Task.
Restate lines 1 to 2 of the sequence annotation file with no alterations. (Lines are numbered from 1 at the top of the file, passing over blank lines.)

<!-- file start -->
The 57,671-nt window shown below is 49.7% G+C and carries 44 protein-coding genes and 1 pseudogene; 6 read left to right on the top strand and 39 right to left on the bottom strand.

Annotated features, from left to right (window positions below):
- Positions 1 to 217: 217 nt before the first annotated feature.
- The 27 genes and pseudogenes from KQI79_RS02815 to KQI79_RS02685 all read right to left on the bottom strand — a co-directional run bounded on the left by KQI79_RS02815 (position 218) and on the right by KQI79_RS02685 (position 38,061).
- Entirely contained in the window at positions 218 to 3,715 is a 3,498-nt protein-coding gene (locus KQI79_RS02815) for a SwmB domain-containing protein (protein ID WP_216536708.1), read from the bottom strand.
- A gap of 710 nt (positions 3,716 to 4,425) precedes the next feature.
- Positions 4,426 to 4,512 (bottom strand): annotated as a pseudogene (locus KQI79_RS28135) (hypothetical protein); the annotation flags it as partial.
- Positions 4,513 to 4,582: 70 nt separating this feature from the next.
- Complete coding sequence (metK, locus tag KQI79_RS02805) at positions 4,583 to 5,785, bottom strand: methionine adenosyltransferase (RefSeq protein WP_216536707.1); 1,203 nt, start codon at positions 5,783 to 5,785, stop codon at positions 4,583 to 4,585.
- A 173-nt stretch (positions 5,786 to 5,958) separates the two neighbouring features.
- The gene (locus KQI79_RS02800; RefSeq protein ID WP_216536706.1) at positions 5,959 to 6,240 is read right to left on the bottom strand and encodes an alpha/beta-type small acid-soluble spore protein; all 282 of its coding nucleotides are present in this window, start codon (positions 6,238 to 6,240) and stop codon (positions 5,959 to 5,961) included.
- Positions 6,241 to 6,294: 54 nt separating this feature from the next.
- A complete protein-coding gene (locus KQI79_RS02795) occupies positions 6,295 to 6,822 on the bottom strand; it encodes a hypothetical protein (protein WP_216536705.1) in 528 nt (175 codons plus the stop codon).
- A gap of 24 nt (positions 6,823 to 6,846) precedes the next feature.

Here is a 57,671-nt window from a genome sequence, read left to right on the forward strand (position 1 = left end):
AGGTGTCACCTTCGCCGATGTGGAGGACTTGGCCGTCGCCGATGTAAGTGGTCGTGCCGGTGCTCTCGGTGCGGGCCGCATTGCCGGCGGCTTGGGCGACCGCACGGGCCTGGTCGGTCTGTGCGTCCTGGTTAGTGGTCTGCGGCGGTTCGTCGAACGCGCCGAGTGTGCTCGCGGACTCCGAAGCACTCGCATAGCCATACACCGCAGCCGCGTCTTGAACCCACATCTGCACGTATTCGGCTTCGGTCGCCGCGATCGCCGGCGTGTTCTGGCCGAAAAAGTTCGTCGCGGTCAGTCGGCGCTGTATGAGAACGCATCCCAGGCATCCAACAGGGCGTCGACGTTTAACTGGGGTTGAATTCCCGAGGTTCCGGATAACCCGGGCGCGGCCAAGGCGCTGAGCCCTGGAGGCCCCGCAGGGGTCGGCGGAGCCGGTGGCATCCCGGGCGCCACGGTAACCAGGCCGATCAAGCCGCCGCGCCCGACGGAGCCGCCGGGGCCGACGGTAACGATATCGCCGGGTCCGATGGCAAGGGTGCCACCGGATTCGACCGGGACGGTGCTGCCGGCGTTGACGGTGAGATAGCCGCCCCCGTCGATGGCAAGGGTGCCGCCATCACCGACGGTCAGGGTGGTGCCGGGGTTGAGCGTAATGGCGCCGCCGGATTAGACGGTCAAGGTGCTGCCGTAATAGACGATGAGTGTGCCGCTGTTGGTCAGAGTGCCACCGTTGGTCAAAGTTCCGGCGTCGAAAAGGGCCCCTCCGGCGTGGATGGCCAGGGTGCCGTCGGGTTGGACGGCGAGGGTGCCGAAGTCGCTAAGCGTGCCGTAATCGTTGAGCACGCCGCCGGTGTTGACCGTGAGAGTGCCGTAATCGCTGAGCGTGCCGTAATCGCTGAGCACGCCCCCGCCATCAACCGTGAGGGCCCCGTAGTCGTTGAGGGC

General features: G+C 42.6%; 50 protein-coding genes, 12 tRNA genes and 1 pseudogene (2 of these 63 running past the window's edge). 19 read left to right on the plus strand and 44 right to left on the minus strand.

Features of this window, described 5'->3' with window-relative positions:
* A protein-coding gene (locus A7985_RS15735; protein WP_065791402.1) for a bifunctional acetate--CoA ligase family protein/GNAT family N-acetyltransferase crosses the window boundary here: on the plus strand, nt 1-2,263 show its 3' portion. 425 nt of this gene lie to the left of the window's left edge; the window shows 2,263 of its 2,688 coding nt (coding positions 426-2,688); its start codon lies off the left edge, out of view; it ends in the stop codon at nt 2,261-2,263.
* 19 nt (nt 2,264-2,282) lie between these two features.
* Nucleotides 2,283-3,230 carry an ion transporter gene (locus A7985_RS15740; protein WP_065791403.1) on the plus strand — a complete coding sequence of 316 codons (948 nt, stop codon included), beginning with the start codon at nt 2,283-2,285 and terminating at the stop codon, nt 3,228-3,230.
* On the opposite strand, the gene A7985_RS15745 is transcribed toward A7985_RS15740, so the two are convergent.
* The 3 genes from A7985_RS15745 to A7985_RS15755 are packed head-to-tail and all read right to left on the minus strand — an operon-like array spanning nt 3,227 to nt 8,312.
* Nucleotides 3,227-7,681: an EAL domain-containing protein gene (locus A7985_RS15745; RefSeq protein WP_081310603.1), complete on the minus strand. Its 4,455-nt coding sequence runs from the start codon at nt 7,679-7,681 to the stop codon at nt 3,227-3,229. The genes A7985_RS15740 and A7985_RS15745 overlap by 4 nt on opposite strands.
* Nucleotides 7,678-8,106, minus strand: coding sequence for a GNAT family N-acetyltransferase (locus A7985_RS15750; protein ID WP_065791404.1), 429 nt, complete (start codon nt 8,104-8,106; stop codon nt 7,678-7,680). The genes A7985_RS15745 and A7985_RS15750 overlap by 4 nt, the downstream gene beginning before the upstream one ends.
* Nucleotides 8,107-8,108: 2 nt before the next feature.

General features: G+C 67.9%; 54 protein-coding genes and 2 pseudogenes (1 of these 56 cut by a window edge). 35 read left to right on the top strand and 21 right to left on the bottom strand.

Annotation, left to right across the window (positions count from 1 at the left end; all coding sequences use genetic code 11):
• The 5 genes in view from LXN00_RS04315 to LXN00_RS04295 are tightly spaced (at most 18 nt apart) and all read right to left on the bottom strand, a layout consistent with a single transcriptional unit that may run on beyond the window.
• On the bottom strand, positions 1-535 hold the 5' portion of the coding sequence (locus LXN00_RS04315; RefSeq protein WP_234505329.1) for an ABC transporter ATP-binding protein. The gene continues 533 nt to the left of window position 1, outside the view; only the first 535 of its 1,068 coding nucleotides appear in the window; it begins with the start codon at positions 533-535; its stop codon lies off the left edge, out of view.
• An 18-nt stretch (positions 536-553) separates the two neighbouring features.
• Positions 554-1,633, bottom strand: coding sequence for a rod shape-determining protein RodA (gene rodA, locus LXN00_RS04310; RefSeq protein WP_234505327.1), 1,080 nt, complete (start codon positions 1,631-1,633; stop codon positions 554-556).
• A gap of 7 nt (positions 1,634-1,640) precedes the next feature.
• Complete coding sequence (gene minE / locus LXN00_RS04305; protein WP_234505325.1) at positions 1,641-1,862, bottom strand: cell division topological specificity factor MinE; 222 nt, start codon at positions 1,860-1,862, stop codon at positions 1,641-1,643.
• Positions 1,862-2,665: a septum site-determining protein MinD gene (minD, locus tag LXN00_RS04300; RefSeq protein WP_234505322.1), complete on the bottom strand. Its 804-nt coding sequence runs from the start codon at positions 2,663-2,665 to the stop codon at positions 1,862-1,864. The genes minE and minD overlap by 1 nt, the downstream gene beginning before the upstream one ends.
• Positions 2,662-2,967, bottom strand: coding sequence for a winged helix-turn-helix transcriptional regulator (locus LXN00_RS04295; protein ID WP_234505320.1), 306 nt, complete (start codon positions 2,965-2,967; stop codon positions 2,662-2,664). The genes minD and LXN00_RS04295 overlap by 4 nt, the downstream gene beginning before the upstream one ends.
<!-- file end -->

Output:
The 57,671-nt window shown below is 49.7% G+C and carries 44 protein-coding genes and 1 pseudogene; 6 read left to right on the top strand and 39 right to left on the bottom strand.

Annotated features, from left to right (window positions below):